Hei Torbisen.

Do you regularly do what they preached on TV in "ForbrukerinspektÝrene" yesterday?

Look online where you can get cheaper:
- phone
- mortgage
- electricity
- insurances

Check those thing regularly and then negotiate a better deal with your current bank/insurance company or swap to another.

I became aware yesterday that I have a very good phone deal, but I have not checked my insurances for too many years, even though we were good at swapping earlier. Need to sit down and do this sometime very soon.

Hilsen

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« Last Edit: November 17, 2016, 01:19:34 AM by Linda_Norway »

Dicey

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Re: Wher to pick up the extra %
« Reply #23 on: November 17, 2016, 03:50:53 AM »
I think you're getting bogged down in the details. To live a good life, one must always seek balance. The future's not guaranteed, so it's important to celebrate life's milestones. Optimize as much as you reasonably can, then focus on living a good life now, not just in the projected future.
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Linda_Norway

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Re: Wher to pick up the extra %
« Reply #24 on: November 17, 2016, 05:05:44 AM »
I think you're getting bogged down in the details. To live a good life, one must always seek balance. The future's not guaranteed, so it's important to celebrate life's milestones. Optimize as much as you reasonably can, then focus on living a good life now, not just in the projected future.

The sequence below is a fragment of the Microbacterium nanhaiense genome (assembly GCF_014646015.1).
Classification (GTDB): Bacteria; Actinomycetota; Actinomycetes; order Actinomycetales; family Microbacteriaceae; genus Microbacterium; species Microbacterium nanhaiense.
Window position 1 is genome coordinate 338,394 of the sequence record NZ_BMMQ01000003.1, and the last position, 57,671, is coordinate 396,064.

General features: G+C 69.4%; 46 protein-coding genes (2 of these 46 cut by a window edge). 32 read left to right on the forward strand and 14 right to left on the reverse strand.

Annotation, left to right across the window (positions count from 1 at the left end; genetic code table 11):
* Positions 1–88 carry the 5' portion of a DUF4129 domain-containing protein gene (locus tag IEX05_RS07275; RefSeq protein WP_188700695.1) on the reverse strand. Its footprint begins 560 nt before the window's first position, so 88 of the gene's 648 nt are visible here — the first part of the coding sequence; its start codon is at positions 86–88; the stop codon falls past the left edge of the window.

This is the great question. Use some of your wealth now and work longer or save it and work shorter. But as you say, the future is not guaranteed. If you can afford it, it is good to use some of your wealth already today. But in my opinion, you should choose these things carefully and see if they really are worth it.
I also think joining an expensive party once is not such a bad thing as having an expensive and repetitive hobby, like driving a car that used lots of fuel.

torbisen

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Re: Wher to pick up the extra %
« Reply #25 on: December 17, 2016, 08:54:34 AM »
After 5 months we have now saved 35500 dollars at a rate of 61,4% of our income. We might buy an imac for christmas for the whole family, our computers are 8 years an they dont work very well anymore. Yes its stupid, but i work with logic doing music and the kids learn to make music as well. It will though take us down to 57,3% savings rate........I know its too expensive. But anyhow the 57,3% for 5 months is worth celebrating  little bit :-).